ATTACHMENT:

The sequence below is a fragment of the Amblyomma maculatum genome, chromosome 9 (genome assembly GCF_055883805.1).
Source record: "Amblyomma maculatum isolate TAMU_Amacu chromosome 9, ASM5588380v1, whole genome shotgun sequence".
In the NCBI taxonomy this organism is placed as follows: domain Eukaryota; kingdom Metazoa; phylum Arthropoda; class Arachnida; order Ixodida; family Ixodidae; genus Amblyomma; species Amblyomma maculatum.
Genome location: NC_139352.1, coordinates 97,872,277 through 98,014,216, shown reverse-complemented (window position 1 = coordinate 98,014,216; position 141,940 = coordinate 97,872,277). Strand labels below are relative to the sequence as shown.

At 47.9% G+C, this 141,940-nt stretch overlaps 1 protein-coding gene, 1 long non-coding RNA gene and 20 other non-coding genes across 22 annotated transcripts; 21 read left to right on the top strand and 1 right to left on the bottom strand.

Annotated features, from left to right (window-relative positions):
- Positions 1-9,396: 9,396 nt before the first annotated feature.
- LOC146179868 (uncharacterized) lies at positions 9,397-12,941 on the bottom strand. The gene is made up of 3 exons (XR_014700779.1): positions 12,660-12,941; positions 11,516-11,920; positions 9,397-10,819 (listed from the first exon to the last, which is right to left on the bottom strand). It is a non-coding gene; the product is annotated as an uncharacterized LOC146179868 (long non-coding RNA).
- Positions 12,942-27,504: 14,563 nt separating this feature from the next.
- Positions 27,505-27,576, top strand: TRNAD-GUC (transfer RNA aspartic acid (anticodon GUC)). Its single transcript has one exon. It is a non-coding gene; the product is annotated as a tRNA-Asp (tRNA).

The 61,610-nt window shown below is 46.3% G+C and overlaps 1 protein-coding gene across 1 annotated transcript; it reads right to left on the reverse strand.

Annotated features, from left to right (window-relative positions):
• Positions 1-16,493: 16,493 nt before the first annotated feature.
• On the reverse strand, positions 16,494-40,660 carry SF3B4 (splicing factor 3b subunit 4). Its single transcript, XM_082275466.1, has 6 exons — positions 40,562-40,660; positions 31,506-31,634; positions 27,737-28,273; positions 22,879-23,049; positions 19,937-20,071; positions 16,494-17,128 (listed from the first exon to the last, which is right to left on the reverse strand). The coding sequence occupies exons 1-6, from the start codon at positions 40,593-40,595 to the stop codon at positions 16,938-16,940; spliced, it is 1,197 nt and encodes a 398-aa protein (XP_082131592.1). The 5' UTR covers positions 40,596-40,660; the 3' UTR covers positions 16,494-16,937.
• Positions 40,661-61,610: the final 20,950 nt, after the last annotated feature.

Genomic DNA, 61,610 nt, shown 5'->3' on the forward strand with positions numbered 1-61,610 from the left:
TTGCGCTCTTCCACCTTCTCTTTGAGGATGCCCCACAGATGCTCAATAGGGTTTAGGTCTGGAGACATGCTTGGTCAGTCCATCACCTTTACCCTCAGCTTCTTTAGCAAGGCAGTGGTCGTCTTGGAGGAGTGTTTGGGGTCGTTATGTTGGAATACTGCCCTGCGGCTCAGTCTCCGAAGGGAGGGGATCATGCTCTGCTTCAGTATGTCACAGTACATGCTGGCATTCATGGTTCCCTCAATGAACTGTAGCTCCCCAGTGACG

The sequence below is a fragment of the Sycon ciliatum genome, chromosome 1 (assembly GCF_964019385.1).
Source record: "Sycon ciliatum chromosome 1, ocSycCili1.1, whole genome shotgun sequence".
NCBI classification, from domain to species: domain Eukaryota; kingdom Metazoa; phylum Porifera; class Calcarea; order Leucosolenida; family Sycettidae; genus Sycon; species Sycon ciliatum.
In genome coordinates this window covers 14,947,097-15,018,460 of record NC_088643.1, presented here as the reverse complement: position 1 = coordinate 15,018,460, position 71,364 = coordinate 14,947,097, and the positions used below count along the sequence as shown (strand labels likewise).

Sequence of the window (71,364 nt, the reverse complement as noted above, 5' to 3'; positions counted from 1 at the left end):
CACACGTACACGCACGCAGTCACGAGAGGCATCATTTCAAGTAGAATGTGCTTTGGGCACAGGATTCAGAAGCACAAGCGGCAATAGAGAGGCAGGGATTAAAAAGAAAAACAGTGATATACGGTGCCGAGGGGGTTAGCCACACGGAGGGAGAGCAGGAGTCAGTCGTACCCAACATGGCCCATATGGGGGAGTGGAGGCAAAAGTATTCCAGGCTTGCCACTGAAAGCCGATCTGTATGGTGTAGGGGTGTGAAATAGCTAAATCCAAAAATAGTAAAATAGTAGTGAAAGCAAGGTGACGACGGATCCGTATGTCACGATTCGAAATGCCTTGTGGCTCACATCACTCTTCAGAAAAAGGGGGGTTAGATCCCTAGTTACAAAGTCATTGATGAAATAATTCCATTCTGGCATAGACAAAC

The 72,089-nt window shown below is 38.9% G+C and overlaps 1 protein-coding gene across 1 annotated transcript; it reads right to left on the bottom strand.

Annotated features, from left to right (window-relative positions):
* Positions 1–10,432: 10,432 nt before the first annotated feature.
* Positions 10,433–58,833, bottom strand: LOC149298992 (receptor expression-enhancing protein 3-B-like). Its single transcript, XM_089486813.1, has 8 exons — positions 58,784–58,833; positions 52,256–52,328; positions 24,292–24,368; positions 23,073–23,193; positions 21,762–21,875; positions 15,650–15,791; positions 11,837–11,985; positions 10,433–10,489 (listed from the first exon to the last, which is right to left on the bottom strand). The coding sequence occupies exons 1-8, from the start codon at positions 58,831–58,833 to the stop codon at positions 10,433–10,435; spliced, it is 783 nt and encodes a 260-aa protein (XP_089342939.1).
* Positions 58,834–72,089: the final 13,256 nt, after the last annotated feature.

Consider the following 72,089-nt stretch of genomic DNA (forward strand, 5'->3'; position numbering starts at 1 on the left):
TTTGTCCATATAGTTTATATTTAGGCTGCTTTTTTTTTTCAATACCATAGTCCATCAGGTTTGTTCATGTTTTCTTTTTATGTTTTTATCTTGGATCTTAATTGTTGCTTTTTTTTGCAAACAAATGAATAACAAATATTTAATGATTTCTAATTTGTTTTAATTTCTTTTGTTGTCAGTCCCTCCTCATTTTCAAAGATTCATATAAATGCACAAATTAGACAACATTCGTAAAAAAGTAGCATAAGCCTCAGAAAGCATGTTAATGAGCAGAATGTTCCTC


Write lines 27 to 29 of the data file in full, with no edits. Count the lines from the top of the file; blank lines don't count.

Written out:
* Positions 10,433–58,833, bottom strand: LOC149298992 (receptor expression-enhancing protein 3-B-like). Its single transcript, XM_089486813.1, has 8 exons — positions 58,784–58,833; positions 52,256–52,328; positions 24,292–24,368; positions 23,073–23,193; positions 21,762–21,875; positions 15,650–15,791; positions 11,837–11,985; positions 10,433–10,489 (listed from the first exon to the last, which is right to left on the bottom strand). The coding sequence occupies exons 1-8, from the start codon at positions 58,831–58,833 to the stop codon at positions 10,433–10,435; spliced, it is 783 nt and encodes a 260-aa protein (XP_089342939.1).
* Positions 58,834–72,089: the final 13,256 nt, after the last annotated feature.

Consider the following 72,089-nt stretch of genomic DNA (forward strand, 5'->3'; position numbering starts at 1 on the left):